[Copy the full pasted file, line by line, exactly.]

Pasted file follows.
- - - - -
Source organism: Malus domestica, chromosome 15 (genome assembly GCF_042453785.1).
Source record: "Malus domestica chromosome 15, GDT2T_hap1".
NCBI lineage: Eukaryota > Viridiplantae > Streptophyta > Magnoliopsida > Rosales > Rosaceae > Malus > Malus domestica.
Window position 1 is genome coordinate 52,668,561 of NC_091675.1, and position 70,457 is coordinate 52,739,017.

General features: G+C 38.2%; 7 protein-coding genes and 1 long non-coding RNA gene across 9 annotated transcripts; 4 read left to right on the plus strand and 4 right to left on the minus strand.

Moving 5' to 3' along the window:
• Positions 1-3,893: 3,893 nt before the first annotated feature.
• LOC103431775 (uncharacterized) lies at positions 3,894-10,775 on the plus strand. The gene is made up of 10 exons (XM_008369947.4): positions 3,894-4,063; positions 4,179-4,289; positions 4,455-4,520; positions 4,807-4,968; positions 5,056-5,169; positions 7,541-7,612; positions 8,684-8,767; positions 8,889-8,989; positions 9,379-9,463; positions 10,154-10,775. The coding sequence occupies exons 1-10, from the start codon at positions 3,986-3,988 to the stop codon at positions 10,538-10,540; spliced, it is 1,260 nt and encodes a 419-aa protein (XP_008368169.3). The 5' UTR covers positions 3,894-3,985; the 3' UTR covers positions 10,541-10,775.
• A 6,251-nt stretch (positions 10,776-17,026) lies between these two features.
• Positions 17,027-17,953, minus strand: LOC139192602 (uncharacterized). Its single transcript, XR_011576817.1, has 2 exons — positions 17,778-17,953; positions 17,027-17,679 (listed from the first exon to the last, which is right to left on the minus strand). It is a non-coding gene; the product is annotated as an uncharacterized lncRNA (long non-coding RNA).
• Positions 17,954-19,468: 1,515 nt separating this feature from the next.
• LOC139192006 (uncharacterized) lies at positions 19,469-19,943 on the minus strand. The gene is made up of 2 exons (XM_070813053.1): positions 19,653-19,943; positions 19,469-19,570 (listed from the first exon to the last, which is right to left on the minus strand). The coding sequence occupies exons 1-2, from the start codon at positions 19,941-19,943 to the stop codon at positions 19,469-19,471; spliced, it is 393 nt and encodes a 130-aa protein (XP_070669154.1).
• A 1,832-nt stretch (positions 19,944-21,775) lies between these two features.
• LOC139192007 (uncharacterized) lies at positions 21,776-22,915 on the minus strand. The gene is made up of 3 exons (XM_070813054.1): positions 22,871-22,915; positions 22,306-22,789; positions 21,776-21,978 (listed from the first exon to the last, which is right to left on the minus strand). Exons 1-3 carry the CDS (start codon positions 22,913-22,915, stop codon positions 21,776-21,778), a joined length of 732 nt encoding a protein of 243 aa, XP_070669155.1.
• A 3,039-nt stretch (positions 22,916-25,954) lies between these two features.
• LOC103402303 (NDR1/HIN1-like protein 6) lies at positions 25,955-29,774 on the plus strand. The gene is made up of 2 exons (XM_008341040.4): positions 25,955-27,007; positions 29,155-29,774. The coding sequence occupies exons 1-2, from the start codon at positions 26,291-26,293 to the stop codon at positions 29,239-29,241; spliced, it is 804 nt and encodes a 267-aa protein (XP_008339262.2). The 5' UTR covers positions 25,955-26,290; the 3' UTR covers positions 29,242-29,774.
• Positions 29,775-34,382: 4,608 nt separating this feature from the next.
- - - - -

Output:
Source organism: Malus domestica, chromosome 15 (genome assembly GCF_042453785.1).
Source record: "Malus domestica chromosome 15, GDT2T_hap1".
NCBI lineage: Eukaryota > Viridiplantae > Streptophyta > Magnoliopsida > Rosales > Rosaceae > Malus > Malus domestica.
Window position 1 is genome coordinate 52,668,561 of NC_091675.1, and position 70,457 is coordinate 52,739,017.

General features: G+C 38.2%; 7 protein-coding genes and 1 long non-coding RNA gene across 9 annotated transcripts; 4 read left to right on the plus strand and 4 right to left on the minus strand.

Moving 5' to 3' along the window:
• Positions 1-3,893: 3,893 nt before the first annotated feature.
• LOC103431775 (uncharacterized) lies at positions 3,894-10,775 on the plus strand. The gene is made up of 10 exons (XM_008369947.4): positions 3,894-4,063; positions 4,179-4,289; positions 4,455-4,520; positions 4,807-4,968; positions 5,056-5,169; positions 7,541-7,612; positions 8,684-8,767; positions 8,889-8,989; positions 9,379-9,463; positions 10,154-10,775. The coding sequence occupies exons 1-10, from the start codon at positions 3,986-3,988 to the stop codon at positions 10,538-10,540; spliced, it is 1,260 nt and encodes a 419-aa protein (XP_008368169.3). The 5' UTR covers positions 3,894-3,985; the 3' UTR covers positions 10,541-10,775.
• A 6,251-nt stretch (positions 10,776-17,026) lies between these two features.
• Positions 17,027-17,953, minus strand: LOC139192602 (uncharacterized). Its single transcript, XR_011576817.1, has 2 exons — positions 17,778-17,953; positions 17,027-17,679 (listed from the first exon to the last, which is right to left on the minus strand). It is a non-coding gene; the product is annotated as an uncharacterized lncRNA (long non-coding RNA).
• Positions 17,954-19,468: 1,515 nt separating this feature from the next.
• LOC139192006 (uncharacterized) lies at positions 19,469-19,943 on the minus strand. The gene is made up of 2 exons (XM_070813053.1): positions 19,653-19,943; positions 19,469-19,570 (listed from the first exon to the last, which is right to left on the minus strand). The coding sequence occupies exons 1-2, from the start codon at positions 19,941-19,943 to the stop codon at positions 19,469-19,471; spliced, it is 393 nt and encodes a 130-aa protein (XP_070669154.1).
• A 1,832-nt stretch (positions 19,944-21,775) lies between these two features.
• LOC139192007 (uncharacterized) lies at positions 21,776-22,915 on the minus strand. The gene is made up of 3 exons (XM_070813054.1): positions 22,871-22,915; positions 22,306-22,789; positions 21,776-21,978 (listed from the first exon to the last, which is right to left on the minus strand). Exons 1-3 carry the CDS (start codon positions 22,913-22,915, stop codon positions 21,776-21,778), a joined length of 732 nt encoding a protein of 243 aa, XP_070669155.1.
• A 3,039-nt stretch (positions 22,916-25,954) lies between these two features.
• LOC103402303 (NDR1/HIN1-like protein 6) lies at positions 25,955-29,774 on the plus strand. The gene is made up of 2 exons (XM_008341040.4): positions 25,955-27,007; positions 29,155-29,774. The coding sequence occupies exons 1-2, from the start codon at positions 26,291-26,293 to the stop codon at positions 29,239-29,241; spliced, it is 804 nt and encodes a 267-aa protein (XP_008339262.2). The 5' UTR covers positions 25,955-26,290; the 3' UTR covers positions 29,242-29,774.
• Positions 29,775-34,382: 4,608 nt separating this feature from the next.